Regarding the semi-pro cameras

You know. I am talking about these semi-pro cameras that cost between $2500 to $8500. Usually manufactured by Panasonic, Canon and Sony. These 24p cameras produce a very high quality HD image and are pretty adjustable/customizable to even make their footage look cinematic. And yet, cheap TV series still don’t use them. Only TV news and Indies are using them mostly.

We were watching “The Shield” with JBQ the other night and we were put off on how pedestrian the look was. The lighting was minimal (they had to overexpose in many scenes in order to make it look not too dark) and there was no color grading whatsoever apart from the basic white balance. Obviously, a “cheap” TV series. And yet, when we read its tech specs on IMDb, they used an Arri camera. You know, these ones that usually cost between $60,000 to $120,000. And then they have to develop and scan the film too.

My question is: WHY? The look of that TV series could easily be captured with a semi-pro camera without even sweating on it. Why spend all that money when you can do the same job with cheaper tools?

4 Comments »

Ivan wrote on September 26th, 2007 at 5:47 AM PST:

The answer: contract stipulation and syndicate powers.


Kevin wrote on September 26th, 2007 at 2:52 PM PST:

Short version: In the professional world, HDV = Evil

medium-short version:
There are a lot of reasons why low end cameras aren’t used as much in the professional production world. Mainly, because they really aren’t that good. From a technical standpoint, HDV is an awful format and most pros who are used to film, or real hi-def equipment, want to stay as far way from it as possible. Also, the cameras themselves just aren’t as good. The optics aren’t that great, they usually have only have 1/3 or 1/2 inch CCDs, they aren’t very good in low light, etc.

Also, a lot of equipment won’t work with little cameras. Many jib arms, matte boxes, require a full size camera. Keep in mind that production companies already own their equipment.

Why was The Shield shot on an Arri? I’m gussing, because that is what the studio or production company had. All they had to buy is film, which is expensive but not as expensive as buying a new camera, camera equipment, new vtrs, training the camera crew, etc. I’ll agree the The Shield could be shot on a much cheaper rig and they could get the same result (crap)… but why would they?

Yes, a really skilled film maker can make awesome stuff with a low end camera. But to most professionals it isn’t worth it. They have a job to do, and they need to get it done on time. Yes, a Canon XH-G1 is a lot cheaper than a Viper Filmstream or a CineAlta, but it’s not usually worth the money saved.

Unless you are buying your own equipment (indie filmakers), need to buy really cheap new equipment (small production companies, schools, churchs) or need mobility and quick turnaround (news), there is no reason to buy hdv.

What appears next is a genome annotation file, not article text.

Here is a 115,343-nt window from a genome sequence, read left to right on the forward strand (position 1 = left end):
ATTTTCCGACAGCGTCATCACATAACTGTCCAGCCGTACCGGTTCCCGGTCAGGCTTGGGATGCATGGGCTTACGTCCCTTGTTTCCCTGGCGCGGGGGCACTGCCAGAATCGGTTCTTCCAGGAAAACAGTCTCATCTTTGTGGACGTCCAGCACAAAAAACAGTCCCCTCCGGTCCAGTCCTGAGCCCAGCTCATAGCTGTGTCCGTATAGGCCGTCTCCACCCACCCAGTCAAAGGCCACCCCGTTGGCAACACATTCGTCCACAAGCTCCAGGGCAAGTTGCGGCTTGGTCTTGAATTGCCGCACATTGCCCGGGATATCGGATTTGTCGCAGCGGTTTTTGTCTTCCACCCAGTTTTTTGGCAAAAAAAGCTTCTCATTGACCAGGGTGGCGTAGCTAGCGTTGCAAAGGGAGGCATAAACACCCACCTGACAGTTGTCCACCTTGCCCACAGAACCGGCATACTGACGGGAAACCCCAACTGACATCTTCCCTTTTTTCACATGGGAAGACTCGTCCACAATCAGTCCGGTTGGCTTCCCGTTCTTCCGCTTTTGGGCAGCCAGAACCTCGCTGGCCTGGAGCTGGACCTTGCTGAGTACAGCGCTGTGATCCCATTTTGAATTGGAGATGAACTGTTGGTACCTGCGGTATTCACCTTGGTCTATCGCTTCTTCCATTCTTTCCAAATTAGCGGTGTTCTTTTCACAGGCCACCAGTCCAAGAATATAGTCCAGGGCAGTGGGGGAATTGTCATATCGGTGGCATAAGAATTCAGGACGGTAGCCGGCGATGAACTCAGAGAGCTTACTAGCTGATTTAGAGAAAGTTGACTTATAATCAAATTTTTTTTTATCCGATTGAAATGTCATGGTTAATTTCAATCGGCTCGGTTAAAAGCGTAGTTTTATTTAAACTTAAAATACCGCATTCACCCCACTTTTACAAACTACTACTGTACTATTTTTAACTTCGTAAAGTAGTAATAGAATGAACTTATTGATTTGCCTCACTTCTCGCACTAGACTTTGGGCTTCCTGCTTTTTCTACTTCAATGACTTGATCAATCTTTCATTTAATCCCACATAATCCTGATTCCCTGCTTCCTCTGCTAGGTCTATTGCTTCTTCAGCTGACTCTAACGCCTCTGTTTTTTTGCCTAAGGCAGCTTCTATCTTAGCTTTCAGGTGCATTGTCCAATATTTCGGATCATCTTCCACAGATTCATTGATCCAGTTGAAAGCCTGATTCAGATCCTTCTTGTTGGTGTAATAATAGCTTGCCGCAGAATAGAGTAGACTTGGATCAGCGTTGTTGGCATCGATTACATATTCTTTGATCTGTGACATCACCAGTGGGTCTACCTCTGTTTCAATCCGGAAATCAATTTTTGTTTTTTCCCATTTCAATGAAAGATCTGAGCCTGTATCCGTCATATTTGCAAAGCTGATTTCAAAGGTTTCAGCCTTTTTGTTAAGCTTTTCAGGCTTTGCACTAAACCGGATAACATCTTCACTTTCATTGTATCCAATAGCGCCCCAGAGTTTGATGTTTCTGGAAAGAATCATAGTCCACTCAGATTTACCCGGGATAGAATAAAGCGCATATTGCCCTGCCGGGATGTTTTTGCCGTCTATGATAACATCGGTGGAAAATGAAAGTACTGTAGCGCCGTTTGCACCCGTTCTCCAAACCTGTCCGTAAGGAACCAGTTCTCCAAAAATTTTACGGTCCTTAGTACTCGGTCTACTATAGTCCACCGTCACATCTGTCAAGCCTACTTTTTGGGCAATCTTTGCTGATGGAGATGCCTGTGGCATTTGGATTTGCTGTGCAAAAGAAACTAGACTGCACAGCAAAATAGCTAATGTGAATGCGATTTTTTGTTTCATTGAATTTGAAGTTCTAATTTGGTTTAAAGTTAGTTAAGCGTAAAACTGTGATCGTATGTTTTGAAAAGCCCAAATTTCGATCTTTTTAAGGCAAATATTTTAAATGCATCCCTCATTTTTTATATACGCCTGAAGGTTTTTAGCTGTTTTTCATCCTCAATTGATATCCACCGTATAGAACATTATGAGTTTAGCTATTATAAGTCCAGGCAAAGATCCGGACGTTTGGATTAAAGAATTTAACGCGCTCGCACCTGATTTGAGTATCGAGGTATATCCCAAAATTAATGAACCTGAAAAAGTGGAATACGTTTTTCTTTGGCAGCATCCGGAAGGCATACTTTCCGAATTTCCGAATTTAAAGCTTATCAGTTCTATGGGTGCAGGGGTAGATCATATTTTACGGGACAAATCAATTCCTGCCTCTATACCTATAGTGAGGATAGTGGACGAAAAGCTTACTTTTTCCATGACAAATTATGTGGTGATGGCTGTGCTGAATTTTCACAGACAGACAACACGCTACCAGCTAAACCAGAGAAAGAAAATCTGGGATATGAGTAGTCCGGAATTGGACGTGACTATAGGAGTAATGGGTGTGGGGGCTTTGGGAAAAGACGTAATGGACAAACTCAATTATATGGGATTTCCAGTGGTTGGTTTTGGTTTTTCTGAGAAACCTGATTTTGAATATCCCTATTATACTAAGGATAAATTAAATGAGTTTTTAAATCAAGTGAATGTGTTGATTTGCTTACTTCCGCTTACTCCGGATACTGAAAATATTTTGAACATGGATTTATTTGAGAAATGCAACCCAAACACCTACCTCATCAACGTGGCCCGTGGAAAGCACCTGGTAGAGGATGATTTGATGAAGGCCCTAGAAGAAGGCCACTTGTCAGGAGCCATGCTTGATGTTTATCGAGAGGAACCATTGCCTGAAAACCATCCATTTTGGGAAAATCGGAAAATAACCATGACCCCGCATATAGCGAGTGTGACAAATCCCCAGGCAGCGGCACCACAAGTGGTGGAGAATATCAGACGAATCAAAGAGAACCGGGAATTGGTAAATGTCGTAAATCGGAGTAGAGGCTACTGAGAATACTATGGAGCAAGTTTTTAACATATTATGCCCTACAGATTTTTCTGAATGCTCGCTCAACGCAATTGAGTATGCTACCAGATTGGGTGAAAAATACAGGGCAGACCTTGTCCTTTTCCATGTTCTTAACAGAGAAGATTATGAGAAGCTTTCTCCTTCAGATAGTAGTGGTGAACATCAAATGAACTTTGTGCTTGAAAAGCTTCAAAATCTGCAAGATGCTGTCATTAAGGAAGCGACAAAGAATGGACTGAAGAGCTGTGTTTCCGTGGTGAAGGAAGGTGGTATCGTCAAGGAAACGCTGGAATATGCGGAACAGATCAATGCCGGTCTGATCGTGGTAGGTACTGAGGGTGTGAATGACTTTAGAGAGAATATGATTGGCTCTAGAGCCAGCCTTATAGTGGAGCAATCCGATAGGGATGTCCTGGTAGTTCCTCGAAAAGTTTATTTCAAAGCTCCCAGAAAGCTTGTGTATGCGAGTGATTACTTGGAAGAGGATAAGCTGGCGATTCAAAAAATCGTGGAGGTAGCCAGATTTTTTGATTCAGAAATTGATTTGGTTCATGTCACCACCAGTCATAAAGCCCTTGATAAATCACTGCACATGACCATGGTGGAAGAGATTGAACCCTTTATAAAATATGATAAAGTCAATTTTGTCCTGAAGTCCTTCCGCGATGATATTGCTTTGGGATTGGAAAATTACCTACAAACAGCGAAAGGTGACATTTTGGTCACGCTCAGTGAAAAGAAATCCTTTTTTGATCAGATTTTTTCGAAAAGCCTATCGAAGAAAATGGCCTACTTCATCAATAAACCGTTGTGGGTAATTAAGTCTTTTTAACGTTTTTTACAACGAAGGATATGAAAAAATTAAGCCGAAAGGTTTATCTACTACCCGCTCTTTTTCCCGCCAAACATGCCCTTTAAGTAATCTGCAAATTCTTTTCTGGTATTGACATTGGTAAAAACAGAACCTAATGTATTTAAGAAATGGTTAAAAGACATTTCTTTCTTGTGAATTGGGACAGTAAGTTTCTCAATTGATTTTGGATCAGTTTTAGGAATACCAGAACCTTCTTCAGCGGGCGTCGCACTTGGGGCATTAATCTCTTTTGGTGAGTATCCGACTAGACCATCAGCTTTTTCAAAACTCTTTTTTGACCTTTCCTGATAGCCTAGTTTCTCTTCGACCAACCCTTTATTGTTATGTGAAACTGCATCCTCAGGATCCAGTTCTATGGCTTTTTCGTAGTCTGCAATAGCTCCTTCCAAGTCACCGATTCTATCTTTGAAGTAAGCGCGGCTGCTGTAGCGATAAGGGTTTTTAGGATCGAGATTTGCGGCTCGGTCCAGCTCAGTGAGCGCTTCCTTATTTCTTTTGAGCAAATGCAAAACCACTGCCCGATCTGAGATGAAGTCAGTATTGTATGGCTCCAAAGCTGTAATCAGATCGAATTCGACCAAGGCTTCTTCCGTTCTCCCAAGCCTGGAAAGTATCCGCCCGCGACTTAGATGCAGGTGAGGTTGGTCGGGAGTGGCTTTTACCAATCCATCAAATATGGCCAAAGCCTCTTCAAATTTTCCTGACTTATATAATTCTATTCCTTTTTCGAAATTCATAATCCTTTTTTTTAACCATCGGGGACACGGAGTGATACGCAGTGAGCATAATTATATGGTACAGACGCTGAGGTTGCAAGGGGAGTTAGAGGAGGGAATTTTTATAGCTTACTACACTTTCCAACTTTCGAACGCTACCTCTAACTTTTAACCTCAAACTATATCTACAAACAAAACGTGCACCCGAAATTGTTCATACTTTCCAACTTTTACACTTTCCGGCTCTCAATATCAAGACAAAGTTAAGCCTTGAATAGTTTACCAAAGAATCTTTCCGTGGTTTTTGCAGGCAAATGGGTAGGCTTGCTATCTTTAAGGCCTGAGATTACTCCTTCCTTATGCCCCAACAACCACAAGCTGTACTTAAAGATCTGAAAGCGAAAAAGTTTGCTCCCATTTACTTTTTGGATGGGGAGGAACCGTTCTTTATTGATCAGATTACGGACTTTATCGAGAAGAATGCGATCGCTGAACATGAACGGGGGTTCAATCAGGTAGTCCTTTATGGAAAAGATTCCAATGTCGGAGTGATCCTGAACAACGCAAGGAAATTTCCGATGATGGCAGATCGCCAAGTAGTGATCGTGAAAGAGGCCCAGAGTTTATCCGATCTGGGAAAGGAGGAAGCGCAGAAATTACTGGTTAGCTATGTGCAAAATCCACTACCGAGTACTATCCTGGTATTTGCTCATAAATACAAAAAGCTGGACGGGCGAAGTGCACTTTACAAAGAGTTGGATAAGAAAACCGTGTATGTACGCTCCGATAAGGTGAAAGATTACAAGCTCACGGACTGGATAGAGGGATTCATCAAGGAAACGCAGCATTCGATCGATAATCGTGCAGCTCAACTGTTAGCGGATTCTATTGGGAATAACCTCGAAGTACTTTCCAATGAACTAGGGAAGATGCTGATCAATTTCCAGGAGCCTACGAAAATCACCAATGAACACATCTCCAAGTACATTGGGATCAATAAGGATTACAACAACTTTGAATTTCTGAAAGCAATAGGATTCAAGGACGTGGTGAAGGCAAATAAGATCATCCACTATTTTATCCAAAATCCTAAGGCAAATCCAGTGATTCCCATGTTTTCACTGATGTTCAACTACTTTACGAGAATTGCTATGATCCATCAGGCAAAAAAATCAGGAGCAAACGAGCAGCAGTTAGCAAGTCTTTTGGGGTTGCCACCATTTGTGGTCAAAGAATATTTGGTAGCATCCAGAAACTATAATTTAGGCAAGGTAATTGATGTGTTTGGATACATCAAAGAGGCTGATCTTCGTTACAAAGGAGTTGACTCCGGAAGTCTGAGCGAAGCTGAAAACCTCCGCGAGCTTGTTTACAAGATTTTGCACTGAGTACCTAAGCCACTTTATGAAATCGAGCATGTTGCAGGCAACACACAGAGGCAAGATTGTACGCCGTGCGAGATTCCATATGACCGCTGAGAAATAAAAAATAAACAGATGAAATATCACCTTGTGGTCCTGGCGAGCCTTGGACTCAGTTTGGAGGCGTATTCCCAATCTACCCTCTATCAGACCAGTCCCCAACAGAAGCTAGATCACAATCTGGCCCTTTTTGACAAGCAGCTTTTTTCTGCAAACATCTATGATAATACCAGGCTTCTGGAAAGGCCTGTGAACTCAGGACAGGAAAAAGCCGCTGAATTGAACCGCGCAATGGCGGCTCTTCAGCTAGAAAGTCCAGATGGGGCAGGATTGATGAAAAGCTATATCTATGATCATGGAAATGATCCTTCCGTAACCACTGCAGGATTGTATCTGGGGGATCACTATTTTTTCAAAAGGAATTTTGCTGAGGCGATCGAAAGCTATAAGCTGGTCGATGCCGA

There is a lot more to it then that… but that’s the medium short version.


This is the admin speaking...
Eugenia wrote on September 26th, 2007 at 5:21 PM PST:

“Pink” was shot with a semi-pro camera and it looks better than “The Shield”. And they did use jib arms etc. Sure, it might require change a few peripheral hardware, but overall, I think it’s a cheaper solution and as good too. The semi-pro cameras don’t generate bad image quality, especially the ones with 35mm adapters.

>From a technical standpoint, HDV is an awful format and most pros who are used to film

HDV is not an awful format. It does the job, and it does it faster and cheaper than developing film. I think it just has to do with these people not wanting to leave film behind. They are just used to it. That’s all there is to it.


Bob K wrote on September 29th, 2007 at 5:03 AM PST:

Lots of factors come into play, but one important one is simply professional snobbery and excluding lower cost competitors.

I’ve seen this is all of the media production fields; photography, video, audio. I still remember when I brought my Nikon Coolpix 950 into a press room the first time. Everybody was interested and curious. A year or two later, when the pros all had digital SLR’s, I was scum, a pretender, a hobbyist.

In audio, they love to be preamp snobs. “You can’t get a decent mic preamp for under $700.” But mic preamp technology has been trivial for the last 30 years or so, and it’s entirely possible to make a low-noise, uncolored preamp for $10. It’s also impossible to argue with an established tech who claims to hear deficiencies that nobody else does. Who is the artist going to listen to… the experienced pro, or the inexpensive newcomer?

In video, it’s similar. Format snobbery is very effective at preventing aspiring budget videographers from taking work away from “the establishment”.

Also, when technical people are serving artistic types, the artistic types, who don’t know tech from beans, tend to take the safe route and choose the most established/experienced tech help. Finally, consider the artist’s vanity (whether it be a singer, director, or model)… they don’t want to trust their performance to technology that might turn out second-rate. Strange but true… if you put an expensive mic in front of a singer, they’ll tend to sing better. The fact that somebody is using expensive equipment to record their work inspires confidence.

With all that said, professional equipment does tend to work more consistently for professionals, and it includes the workflow and handling features they need most. There’s a huge difference in attitude between hobbyists like us and people who have done it daily for a few years…. they just want to get the day’s work done, and time is money. Saving money on equipment is worthless if it costs you time. A $20K camera is only $1K a month over 2 years, during which a camera operator might be paid $100K-$200K…. not to mention the value of the talent’s time.


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